Polymer pile up

Fabi Perez Ajates piles up her jewelry on PolymerClayDaily.com

Spain’s Fabi Perez Ajates (Con Tus Manos) makes stacks of beads and bangles and brooches look like fascinating ceramic sculptures.

The holes and ridges and shapes in her imitative ceramic pieces all have dual purposes.

They can be worn or piled up in endlessly entertaining ways that form totems.

Fabi Perez Ajates piles up her jewelry on PolymerClayDaily.com

Fabi calls this her Coraline Jewelry since the pieces were inspired by oceanic reefs. 

Scroll down Fabi’s blog to see how she plays with her jewelry. (via Sue Ossenberg)

Challenge with a twist

Janet Bouey gives her challenge a twist on PolymerClayDaily.com

Vancouver Island’s Janet Bouey finishes her 100-day challenge with this hollow twisted tube.

Looking at her recap on Instagram you get a sense of how muscles loosen and fear is diminished by the commitment to a daily studio exercise.

There’s no wrong or right, there’s just moving forward. I’m guessing that Janet will want to explore this new tangent from Day 95.

We’ll look at the challenges (polymer and otherwise) of the last 100 days on StudioMojo this Saturday. What have we learned? What’s next? Join us for an inside look. 

Garden inspirations

Pavla Cepelikova creates Columbines on PolymerClayDaily.com

Czech Republic’s Pavla Cepelikova (SaffronAddict) has taken liberties with her version of the Columbine flowers (at the top right of the photo).

The long tubes drape down and flare to reveal secret colors as they open at the bottom. Pavla likes these bell shapes in her garden and polymer will allow her to wear them on her ears.

What inspiration is blooming in your garden?

Monday head scratcher

Melanie West joins fabric and polymer in new ways on PolymerClayDaily.com

Maine’s Melanie West posts daily on Facebook about an astonishing array of artists that she’s discovered.

She rarely reveals what she’s working on.  But in a July feature, she shows a new series brooches that she calls Fabric Rocks. Polymer is involved but she’s done a sleight of hand so that it’s difficult to tell what’s fabric, what’s textured polymer, and how the pattern is created.

She’s probably proudly smirking at having stumped us with her new tricks on a Monday. What’s your guess?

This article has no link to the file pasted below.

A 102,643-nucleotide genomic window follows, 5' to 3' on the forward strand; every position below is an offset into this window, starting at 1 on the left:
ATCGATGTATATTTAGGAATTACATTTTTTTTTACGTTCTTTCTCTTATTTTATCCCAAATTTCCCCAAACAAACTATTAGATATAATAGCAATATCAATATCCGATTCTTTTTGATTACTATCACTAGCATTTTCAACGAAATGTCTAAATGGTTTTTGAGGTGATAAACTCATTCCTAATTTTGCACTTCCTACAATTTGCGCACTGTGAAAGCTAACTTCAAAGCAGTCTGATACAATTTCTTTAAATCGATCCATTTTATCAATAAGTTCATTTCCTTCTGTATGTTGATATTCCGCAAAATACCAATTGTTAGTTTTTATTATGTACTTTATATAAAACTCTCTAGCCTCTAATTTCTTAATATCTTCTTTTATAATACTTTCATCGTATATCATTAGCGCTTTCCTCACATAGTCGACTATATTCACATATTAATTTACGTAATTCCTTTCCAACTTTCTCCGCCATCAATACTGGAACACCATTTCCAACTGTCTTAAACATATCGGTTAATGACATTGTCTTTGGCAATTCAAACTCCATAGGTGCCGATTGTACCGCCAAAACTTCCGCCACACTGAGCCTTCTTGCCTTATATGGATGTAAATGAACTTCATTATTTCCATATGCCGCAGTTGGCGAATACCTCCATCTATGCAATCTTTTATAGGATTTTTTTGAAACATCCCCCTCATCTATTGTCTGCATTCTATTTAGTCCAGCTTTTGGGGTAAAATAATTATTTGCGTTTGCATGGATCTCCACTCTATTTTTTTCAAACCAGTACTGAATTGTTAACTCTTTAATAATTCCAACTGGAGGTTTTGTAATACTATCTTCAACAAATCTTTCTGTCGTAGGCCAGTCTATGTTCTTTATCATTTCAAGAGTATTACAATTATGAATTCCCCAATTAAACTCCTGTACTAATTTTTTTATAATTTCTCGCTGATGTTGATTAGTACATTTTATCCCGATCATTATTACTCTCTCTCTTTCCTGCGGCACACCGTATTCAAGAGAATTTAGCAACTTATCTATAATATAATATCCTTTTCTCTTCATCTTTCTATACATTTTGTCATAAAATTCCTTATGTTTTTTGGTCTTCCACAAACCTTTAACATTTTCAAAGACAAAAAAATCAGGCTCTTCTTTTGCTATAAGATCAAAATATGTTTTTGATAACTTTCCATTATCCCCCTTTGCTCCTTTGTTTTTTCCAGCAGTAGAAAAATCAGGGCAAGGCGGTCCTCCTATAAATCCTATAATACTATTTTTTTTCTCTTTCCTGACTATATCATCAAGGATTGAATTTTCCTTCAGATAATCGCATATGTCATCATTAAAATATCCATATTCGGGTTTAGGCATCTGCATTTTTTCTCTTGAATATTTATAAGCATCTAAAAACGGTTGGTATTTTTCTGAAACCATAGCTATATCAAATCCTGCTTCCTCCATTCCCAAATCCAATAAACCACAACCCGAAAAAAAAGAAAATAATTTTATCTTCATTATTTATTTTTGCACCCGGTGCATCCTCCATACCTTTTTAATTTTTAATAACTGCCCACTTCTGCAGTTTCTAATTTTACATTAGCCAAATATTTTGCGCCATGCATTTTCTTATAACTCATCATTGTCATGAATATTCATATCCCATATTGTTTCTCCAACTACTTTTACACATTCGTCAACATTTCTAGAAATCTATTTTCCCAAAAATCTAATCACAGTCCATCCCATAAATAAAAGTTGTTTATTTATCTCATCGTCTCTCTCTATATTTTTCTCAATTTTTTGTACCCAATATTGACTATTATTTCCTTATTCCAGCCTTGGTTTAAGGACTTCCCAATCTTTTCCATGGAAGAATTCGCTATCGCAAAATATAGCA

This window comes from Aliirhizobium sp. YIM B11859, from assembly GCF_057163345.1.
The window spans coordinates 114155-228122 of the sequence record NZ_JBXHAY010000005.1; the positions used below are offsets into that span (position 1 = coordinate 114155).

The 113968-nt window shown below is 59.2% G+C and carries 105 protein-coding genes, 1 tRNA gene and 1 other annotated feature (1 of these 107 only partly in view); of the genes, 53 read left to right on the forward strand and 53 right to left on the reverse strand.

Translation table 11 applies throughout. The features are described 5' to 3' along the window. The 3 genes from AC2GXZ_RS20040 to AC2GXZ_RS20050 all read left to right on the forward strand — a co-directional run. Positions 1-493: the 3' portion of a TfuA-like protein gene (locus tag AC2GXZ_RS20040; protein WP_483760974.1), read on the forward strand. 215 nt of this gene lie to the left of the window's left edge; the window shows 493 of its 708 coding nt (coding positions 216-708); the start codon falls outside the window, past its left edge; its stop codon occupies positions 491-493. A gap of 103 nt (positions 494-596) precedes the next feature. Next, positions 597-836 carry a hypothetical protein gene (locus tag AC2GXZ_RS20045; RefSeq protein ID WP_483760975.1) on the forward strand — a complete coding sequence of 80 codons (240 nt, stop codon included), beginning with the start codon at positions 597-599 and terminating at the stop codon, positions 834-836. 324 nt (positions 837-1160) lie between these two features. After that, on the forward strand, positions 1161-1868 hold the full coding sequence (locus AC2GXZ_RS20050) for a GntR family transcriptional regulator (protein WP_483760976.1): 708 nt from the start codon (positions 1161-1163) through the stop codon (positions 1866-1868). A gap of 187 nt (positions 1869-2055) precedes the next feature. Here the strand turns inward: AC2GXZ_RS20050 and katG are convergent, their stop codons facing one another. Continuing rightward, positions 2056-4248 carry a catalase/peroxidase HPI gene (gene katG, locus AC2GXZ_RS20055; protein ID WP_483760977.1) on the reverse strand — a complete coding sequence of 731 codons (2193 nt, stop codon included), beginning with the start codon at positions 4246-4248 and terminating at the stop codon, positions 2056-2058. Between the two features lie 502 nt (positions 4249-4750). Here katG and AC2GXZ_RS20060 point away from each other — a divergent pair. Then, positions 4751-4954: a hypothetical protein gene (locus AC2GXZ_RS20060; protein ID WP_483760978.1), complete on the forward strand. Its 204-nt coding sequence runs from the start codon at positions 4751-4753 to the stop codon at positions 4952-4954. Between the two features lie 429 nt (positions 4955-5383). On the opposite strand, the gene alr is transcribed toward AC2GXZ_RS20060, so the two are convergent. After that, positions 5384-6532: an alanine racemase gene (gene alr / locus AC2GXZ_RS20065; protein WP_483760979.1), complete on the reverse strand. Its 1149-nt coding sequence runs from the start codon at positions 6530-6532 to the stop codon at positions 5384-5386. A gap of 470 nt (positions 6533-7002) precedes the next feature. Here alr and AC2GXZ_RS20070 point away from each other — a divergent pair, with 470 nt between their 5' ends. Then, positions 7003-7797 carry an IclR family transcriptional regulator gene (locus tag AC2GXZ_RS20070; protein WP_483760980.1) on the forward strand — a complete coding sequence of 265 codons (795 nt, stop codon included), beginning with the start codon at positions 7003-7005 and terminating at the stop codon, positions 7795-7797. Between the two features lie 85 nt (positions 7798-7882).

Succulent Skinners

Anna Nell makes blends for her new succulents on PolymerClayDaily.com

What would Poland’s Anna Nell make with the Skinner blends she showed on Instagram? A few days later she gives us the answer.

Anna Nell makes blends for her new succulents on PolymerClayDaily.com

She says she uses translucent clay, porcelain (I’m guessing she means pearl), and glow in the dark (she calls it “night effect”). She added pastels as well and some gold leaf for bling

Anna surrounds herself with a large collection of succulent inspirations so it’s difficult to distinguish real from polymer.

Pansies on the wire

Iryna Chajka drapes spectacular pansies from a hoop on PolymerClayDaily.com

At this time of year, I very much admire gardeners who can weed and prune their gardens to highlight spectacular specimens. They run to their studios to replicate them in polymer.

See how Ukraine’s Iryna Chajka suspends pansies from metal hoops.

She specializes in succulents but her pansies are outstanding.

Monday surprise

Anna Nel finds magic in mokume gane on PolymerClayDaily

Let’s ease into the week with eye candy from Poland’s Anna Nel.

She makes her mokume gane slices look tempting. “How hard could it be?” we ask ourselves.

Make a thin pad of colored layers, Poke some textures, and slice off the top to reveal Monday magic.

I hope your Monday surprise is as delicious as this one.

Jewelry from the garden

Marina Merkulova's gardening necklace on PolymerClayDaily.com

Down on your knees outdoors in your favorite jeans, you’re brought up close to the beauty of the weeds in the garden by this necklace that’s a collage of textures and shapes by Moscow’s Marina Merkulova.

Marina is part of one of those “no explanations”, “no words” challenges that asks artists to simply share their work on Facebook.

These soft rectangles and dark textures stack up in a way that’s relaxed and comforting.  That’s plenty good for a summer Tuesday.

Lovely to experience the soothing effects of a few weeds pressed into clay.

Concepts that ricochet

Galka Vasina cleverly combines popular designs on PolymerClayDaily

Russia’s Galka Vasina is playing here. She’s swapping beautiful components to see which ones look best together. They all work in my book.

From what I can glean from the translation, Galka was inspired by Tanya Mayorova. The commenters seemed to be lamenting what’s happening on VK, their version of Etsy.

Galka Vasina cleverly combines popular designs on PolymerClayDaily

To me these cutouts and textured components look like Sona Grigoryan meets Donna Greenberg meets Henri Matisse with a 2020 twist. Lots of artists contribute along the way.

I’ll happily jump on that bandwagon. Concepts are sometimes in the air and they pick up steam as they ricochet around the world.

Getting the blues

Betsy Baker feels the blues along with hidden gems on PolymerClayDaily.com

“All this sheltering in place is giving me the blues,” says Boston’s Betsy Baker (Stonehouse Studio).

Are you surprised by the small gem tucked in the middle of Betsy’s folded layers of polymer? There are gems hidden in this hardship and heartache. Look closely.